Language. It’s how we communicate with one another. It’s what I’m using right now to convey a message. We have so many -isms and quotes about how to use language in polite company, don’t we?
“If you can’t say something nice, don’t say anything at all.”
“Sticks and stones will break my bones, but words will never hurt me.”
“Think before you speak.”
“Keep the communication lines open.”
“The pen is mightier than the sword.”
But those contradict each other, don’t they?
Yes, and no.
If you think before you speak, you won’t say anything horrible, therefore you won’t hurt anyone, but then the communication lines may be closed unless you only allow the positive out, right? And heaven forbid you grab a sword instead of a pen. A pen – writing – allows us to THINK before we “speak” – to work out what it is we want to say and to edit our thoughts carefully before sharing them with others.
My father drove home the point of thinking before I speak. My mother, on the other hand, emphasized keeping the communication lines open.
Do you have ANY idea how difficult that is to bring to a happy middle? DO YOU?
Sometimes I can’t help but laugh at my inability to speak up or comment on something because I know exactly what I want to say but can hear my father’s voice in my head telling me to “think before I speak” immediately followed by my mother’s voice telling me to “keep the communication lines open.” So sometimes I speak, other times, I remain silent. When I do speak, I do try to be succinct, compassionate, and non-accusatory. Does it always work out? Hell no, I’m human for crying out loud and to err is to be human or something along those lines.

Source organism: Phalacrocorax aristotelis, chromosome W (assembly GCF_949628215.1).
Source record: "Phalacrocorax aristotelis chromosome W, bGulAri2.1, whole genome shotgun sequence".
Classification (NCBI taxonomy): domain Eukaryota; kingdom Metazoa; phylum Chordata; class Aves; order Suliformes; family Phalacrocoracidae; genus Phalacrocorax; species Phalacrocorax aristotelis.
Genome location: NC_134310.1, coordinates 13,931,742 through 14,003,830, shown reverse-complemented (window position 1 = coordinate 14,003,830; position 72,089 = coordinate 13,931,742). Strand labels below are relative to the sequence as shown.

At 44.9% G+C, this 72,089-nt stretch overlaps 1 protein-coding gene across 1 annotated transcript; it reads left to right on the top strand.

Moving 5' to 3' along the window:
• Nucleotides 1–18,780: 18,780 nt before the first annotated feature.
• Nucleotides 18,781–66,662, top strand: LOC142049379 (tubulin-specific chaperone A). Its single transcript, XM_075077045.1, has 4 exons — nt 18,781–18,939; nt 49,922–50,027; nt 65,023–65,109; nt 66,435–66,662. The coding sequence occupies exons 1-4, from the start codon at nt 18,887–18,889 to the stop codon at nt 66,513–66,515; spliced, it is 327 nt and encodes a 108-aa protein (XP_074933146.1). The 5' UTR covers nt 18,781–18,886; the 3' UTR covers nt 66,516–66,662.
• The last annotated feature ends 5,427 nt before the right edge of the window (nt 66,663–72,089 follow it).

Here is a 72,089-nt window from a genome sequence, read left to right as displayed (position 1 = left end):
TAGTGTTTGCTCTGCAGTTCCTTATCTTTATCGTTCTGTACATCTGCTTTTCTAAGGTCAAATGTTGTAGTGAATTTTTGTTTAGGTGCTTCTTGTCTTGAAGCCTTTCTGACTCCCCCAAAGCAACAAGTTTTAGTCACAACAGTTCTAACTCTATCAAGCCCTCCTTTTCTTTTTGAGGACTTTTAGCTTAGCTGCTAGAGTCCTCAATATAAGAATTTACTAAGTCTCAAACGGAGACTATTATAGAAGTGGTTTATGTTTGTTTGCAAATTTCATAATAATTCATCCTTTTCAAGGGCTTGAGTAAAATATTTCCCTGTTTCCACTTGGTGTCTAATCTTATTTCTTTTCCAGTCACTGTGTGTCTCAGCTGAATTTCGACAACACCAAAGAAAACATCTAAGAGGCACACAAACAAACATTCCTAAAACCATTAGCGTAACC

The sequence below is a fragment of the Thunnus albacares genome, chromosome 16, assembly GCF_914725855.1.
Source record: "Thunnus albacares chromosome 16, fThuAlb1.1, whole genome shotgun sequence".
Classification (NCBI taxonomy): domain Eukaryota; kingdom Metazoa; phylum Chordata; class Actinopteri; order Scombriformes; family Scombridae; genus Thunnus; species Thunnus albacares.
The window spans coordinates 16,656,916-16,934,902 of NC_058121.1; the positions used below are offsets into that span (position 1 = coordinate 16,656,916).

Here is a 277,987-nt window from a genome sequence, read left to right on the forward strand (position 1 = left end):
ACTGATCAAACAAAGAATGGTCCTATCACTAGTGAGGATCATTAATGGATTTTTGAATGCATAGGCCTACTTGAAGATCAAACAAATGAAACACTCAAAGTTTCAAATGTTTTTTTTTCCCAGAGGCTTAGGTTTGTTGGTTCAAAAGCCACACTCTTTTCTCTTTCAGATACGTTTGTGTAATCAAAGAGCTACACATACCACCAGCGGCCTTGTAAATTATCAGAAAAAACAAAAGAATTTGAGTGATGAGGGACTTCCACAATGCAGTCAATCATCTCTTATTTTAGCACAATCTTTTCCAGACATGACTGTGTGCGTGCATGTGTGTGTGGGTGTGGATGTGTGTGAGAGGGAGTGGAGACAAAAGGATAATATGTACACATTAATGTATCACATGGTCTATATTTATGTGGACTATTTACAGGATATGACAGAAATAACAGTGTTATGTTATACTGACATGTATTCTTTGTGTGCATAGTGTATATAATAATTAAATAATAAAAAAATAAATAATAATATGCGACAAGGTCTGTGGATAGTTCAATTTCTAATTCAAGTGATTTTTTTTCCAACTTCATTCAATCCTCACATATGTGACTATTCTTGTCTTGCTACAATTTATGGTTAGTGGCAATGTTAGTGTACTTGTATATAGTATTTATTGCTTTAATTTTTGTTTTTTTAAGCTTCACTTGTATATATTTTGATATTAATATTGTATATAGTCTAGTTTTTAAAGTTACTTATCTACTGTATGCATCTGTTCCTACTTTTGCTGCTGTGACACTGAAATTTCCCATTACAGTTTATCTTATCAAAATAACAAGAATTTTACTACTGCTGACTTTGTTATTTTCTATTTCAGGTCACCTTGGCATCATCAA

But here’s the thing.
Language does matter. Tone matters. Perception matters.
That’s what we’ll be addressing tonight. Language. Tone. Perception. Not just our own, but that of those around us. Every single one of us has our own baggage. What someone says about you or how they choose to react TO you is not necessarily about you, or even about them. It might be something they’ve been dragging with them for years and it merely slips out at the wrong time. Or at the right time.
Language makes or breaks stigma. So do actions. This morning, I read this wonderful post over at Brain Pickings: The Unaddressed Business of Filling Our Souls: Mood Science and the Evolutionary Origins of Depression. It is a brilliant post in that she examines a book entitled “The Depths” by Jonathan Rottenberg (which is now on my MUST READ list). One of the points she mentions that Rottenberg makes is that emotion/mood are terribly languagecentric.
Think about it – we assign positives and negative stigmas to words which describe moods. Are we supposed to find “joy” when someone is depressed? No, of course not, but what if instead of reacting with pity, we instead dove in and asked if we could do anything to help? Or we saw it as Rottenberg sees non-severe depression (ie, paralyzing depression), just as part of the ebb and flow of the cycle of life?
How we describe ourselves and how we allow others to describe us affects our self-view and therefore affects our moods. It matters how much weight we ascribe to the words swirling around us in the dark.
Tonight’s chat will examine words commonly used to describe depression and those who are depressed or living with mental health battles raging inside them. It is up to us, the survivors and the warriors, to change the language we use to describe ourselves and our battles. Until we do so, the language used by others will not change.
I hope you’ll join in on Twitter tonight at 830pm ET to discuss this with me as we create a list of things for those who loves us to say…and not to say as we fight for ourselves.